Manuscripts/Mixed Material Beinn Bhreagh Recorder by Alexander Graham Bell, from July 24, 1909 to October 19, 1909
Suppose we wish to steer to starboard, and put the helm in the proper position. Let the machine turn in a wide curve and completely reverse its path. Then the center of the machine, and every portion of the machine for that matter has described a semi-circle in the air.
Now the semi-circle described by a point on the starboard wing is necessarily of smaller diameter than the semi-circle described by the corresponding point on the port wing, and both paths have been traversed in the same time. Hence the velocity of translation of the starboard wing is less than that of the port wing while making the turn; and the supporting power of the starboard wing during the turn is therefore less than that of the port wing.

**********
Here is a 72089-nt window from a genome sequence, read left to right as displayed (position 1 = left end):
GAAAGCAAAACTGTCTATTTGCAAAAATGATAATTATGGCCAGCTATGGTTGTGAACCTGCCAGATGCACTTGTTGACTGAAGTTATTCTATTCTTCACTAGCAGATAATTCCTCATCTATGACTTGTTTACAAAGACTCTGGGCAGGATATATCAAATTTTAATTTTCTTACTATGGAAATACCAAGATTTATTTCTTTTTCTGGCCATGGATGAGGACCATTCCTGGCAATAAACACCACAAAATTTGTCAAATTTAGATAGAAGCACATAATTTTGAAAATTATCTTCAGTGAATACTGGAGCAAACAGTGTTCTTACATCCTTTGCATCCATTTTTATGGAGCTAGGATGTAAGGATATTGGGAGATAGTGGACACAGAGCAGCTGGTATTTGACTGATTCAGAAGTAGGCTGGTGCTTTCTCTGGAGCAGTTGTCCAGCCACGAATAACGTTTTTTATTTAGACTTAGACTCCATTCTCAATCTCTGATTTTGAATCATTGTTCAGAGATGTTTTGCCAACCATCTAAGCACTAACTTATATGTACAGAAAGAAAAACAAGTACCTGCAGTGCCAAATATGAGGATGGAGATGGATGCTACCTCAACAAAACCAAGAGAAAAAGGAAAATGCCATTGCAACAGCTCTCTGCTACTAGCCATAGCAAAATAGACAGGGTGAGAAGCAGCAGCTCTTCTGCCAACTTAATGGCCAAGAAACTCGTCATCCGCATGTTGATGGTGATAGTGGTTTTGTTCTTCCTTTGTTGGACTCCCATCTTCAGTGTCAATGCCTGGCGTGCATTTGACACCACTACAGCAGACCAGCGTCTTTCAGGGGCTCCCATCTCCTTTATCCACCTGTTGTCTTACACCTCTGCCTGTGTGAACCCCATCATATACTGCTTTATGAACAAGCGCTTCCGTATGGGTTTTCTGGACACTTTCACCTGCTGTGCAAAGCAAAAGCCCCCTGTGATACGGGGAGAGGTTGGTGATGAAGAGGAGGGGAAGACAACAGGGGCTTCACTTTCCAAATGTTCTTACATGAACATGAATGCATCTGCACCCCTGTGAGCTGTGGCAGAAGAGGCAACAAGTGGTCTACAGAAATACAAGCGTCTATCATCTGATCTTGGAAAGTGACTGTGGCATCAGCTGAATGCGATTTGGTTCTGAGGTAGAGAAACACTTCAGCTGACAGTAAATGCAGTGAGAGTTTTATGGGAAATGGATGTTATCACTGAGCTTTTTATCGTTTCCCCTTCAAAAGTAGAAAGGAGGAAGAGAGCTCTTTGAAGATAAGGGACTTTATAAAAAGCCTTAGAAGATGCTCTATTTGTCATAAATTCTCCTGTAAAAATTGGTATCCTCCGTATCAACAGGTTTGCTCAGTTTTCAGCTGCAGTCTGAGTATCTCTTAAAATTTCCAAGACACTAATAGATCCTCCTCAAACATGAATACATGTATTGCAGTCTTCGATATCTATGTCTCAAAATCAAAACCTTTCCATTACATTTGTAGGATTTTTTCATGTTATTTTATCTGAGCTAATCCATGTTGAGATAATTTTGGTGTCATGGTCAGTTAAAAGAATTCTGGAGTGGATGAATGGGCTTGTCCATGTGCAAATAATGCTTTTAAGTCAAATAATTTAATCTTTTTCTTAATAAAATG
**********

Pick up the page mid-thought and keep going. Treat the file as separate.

Now, so long as the machine remains horizontal the vertical rudder at the rear is vertical; but when the machine tips down on the starboard side while making the turn, the rudder at the rear is no longer vertical but is tilted obliquely to starboard. There is then a vertical component in its steering action: It steers downwards as well as to one side.
This diving tendency, induced during a turn, seems to me to be one of the principal causes involved in making the manipulation of a machine difficult during a turn. At the very moment when the starboard wing loses some of its supporting power the head of the machine is steered downwards